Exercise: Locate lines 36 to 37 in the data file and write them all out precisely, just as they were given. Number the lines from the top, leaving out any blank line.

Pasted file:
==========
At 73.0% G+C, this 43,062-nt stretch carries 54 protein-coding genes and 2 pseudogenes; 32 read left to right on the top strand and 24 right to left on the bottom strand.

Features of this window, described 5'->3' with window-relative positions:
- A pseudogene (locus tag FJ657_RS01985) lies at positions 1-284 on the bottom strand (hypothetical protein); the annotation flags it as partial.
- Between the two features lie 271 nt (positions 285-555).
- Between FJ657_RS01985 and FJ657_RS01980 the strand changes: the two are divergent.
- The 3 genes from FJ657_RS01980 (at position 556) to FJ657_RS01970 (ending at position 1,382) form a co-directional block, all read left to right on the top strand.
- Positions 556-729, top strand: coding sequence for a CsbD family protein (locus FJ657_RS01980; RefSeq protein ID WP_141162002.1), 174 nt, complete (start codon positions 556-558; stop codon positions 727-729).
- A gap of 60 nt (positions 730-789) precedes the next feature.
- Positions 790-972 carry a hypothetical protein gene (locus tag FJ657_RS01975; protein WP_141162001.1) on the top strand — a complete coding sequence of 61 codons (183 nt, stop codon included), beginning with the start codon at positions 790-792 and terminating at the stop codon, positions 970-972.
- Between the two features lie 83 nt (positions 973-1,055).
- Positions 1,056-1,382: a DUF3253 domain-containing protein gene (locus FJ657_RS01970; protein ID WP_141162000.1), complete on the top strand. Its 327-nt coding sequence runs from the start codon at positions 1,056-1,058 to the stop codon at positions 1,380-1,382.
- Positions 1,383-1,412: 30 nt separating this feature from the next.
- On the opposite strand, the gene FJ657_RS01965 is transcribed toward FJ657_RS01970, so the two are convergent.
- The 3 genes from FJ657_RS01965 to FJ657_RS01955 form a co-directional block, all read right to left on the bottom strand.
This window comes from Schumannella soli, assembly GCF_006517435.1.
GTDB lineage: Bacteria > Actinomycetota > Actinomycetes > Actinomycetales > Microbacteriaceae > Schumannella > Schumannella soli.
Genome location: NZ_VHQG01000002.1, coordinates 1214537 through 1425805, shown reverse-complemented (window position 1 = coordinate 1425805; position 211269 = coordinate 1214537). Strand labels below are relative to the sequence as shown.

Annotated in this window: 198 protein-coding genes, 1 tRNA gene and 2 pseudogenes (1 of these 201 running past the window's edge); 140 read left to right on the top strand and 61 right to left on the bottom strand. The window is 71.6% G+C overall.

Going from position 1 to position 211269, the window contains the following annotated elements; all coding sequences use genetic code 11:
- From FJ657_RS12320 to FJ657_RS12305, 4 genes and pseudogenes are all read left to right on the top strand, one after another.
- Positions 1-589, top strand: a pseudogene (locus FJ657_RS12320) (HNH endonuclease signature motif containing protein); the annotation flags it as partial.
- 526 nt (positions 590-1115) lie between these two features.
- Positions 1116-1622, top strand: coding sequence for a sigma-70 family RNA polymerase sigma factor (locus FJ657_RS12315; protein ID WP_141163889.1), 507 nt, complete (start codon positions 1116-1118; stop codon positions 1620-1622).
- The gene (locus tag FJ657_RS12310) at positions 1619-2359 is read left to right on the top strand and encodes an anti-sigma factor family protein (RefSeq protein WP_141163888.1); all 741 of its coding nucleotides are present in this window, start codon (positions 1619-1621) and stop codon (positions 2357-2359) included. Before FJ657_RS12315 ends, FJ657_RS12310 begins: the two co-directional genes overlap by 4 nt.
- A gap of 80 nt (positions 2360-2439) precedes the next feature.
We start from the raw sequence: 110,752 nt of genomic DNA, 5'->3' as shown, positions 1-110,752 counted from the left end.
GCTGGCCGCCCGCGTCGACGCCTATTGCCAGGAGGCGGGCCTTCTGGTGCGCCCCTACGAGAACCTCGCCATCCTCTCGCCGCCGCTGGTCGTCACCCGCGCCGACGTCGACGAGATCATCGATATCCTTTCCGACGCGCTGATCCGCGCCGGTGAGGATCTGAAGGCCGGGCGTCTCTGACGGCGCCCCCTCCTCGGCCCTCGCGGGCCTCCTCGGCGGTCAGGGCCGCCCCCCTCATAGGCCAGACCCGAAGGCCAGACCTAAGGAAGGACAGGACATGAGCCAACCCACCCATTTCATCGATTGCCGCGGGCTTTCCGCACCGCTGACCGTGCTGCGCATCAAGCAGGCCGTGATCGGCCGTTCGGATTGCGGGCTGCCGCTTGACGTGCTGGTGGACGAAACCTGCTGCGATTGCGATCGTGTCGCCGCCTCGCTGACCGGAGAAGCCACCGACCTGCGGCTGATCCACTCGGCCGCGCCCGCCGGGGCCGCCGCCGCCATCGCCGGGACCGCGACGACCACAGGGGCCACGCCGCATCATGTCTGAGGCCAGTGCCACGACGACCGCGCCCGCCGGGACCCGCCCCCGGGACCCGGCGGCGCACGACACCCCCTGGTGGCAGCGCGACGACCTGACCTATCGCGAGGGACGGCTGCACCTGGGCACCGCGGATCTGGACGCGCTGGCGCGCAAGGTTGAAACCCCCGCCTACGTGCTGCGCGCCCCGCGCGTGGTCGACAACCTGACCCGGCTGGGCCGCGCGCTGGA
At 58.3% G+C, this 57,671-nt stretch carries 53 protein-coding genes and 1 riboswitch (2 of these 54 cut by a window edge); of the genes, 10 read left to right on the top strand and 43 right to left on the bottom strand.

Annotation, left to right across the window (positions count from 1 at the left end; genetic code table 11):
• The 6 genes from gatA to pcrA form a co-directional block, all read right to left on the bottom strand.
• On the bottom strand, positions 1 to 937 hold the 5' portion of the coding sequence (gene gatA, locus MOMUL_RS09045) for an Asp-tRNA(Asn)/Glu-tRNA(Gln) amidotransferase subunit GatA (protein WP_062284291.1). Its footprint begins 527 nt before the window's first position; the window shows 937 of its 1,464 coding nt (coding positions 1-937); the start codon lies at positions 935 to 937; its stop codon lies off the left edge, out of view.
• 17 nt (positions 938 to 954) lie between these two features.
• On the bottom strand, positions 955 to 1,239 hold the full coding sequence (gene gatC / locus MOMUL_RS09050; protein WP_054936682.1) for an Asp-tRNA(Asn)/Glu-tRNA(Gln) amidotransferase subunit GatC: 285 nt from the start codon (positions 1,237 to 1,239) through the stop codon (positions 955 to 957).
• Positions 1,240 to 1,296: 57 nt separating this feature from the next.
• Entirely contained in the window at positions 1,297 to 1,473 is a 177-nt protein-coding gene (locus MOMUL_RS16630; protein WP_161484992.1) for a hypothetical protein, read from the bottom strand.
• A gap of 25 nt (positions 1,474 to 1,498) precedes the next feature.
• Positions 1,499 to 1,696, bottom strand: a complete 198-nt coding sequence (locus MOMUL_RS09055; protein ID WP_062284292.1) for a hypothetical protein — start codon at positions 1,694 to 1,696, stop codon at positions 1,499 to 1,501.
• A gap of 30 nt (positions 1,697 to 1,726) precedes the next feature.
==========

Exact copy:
• A gap of 25 nt (positions 1,474 to 1,498) precedes the next feature.
• Positions 1,499 to 1,696, bottom strand: a complete 198-nt coding sequence (locus MOMUL_RS09055; protein ID WP_062284292.1) for a hypothetical protein — start codon at positions 1,694 to 1,696, stop codon at positions 1,499 to 1,501.